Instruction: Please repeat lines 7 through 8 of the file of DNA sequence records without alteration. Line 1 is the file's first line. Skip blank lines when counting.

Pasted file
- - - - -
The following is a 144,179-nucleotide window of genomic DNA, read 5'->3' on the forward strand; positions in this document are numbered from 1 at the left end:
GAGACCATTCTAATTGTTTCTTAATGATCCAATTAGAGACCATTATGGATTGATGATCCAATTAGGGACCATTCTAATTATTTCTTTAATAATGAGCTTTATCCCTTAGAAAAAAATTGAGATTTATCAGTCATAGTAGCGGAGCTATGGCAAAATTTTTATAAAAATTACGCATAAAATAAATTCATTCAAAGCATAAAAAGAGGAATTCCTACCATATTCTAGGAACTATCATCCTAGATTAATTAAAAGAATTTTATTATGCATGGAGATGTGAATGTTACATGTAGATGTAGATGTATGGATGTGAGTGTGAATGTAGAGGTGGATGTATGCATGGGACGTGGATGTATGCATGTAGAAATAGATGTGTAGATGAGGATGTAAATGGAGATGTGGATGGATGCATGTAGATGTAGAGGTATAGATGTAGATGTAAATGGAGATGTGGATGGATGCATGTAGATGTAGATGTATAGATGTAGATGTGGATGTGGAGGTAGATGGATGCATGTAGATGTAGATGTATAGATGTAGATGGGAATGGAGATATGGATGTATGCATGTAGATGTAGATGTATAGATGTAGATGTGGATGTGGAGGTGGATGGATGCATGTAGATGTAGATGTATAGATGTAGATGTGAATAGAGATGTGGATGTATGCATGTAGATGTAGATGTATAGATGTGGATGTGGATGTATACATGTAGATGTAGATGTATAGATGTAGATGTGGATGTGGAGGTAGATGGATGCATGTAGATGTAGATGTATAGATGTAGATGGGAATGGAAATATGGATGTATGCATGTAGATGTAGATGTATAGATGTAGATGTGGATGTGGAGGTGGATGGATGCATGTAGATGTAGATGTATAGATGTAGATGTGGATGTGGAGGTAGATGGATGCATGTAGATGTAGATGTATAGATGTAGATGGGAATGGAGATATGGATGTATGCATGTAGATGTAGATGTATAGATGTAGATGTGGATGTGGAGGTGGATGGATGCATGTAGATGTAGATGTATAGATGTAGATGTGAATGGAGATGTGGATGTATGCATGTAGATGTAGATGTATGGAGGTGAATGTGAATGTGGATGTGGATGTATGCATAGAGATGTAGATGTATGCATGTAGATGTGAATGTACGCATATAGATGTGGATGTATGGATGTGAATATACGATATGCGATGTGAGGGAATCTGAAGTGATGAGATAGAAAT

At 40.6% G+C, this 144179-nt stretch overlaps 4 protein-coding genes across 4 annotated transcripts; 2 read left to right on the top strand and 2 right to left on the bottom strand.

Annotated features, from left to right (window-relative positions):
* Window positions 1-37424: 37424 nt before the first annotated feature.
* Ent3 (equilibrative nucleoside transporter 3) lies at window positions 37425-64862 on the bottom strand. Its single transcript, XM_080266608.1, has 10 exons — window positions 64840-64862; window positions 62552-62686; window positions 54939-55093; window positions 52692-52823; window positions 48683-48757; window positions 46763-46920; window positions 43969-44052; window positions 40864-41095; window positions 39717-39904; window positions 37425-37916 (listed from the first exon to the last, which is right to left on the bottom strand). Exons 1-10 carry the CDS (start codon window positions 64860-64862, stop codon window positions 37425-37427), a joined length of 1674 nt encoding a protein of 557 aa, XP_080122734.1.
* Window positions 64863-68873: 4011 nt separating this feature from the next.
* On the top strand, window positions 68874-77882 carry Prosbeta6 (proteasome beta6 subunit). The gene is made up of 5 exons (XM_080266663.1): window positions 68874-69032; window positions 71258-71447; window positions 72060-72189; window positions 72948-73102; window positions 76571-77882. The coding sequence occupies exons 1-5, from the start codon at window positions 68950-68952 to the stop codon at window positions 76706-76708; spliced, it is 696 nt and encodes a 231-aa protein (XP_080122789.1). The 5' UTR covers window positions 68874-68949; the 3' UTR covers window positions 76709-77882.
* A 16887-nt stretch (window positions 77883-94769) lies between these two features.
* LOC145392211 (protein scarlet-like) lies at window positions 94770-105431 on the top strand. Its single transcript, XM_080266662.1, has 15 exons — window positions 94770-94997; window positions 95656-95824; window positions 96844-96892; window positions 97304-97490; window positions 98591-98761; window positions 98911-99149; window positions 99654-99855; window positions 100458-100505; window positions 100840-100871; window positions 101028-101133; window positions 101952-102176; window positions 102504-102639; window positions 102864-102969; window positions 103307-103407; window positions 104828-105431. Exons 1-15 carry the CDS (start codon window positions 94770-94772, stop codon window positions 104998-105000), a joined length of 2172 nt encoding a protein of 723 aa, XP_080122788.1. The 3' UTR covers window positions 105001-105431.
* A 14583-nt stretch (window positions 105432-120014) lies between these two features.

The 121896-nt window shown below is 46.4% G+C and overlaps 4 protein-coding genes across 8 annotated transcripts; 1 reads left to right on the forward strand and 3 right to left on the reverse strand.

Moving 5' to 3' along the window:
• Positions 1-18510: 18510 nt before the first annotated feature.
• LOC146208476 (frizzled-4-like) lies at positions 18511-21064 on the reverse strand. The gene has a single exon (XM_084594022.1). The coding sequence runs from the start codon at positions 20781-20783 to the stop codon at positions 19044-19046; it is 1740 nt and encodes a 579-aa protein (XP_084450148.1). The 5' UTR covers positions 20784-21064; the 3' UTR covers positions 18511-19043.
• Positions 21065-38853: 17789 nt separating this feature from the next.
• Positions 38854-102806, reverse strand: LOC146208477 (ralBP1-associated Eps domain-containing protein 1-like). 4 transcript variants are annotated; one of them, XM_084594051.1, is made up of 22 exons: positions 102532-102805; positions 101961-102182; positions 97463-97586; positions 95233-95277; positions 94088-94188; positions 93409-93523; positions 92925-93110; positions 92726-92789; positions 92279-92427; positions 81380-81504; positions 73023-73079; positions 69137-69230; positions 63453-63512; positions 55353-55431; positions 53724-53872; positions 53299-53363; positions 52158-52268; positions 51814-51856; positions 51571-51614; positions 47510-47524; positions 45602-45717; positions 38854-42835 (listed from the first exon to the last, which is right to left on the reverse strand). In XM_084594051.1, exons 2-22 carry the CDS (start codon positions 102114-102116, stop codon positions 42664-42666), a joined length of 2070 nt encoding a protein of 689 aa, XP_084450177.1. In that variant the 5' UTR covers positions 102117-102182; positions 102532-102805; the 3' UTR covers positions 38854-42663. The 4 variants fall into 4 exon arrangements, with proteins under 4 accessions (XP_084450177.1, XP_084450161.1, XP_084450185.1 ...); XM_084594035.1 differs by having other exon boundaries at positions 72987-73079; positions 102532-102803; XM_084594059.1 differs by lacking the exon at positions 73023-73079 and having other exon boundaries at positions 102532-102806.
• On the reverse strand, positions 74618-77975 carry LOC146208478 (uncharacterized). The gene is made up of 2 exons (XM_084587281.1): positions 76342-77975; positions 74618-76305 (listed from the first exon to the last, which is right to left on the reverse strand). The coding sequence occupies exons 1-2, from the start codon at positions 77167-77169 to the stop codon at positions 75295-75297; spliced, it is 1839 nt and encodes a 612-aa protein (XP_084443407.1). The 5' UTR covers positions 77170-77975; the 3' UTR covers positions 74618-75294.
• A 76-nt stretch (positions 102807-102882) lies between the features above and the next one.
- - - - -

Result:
* Window positions 64863-68873: 4011 nt separating this feature from the next.
* On the top strand, window positions 68874-77882 carry Prosbeta6 (proteasome beta6 subunit). The gene is made up of 5 exons (XM_080266663.1): window positions 68874-69032; window positions 71258-71447; window positions 72060-72189; window positions 72948-73102; window positions 76571-77882. The coding sequence occupies exons 1-5, from the start codon at window positions 68950-68952 to the stop codon at window positions 76706-76708; spliced, it is 696 nt and encodes a 231-aa protein (XP_080122789.1). The 5' UTR covers window positions 68874-68949; the 3' UTR covers window positions 76709-77882.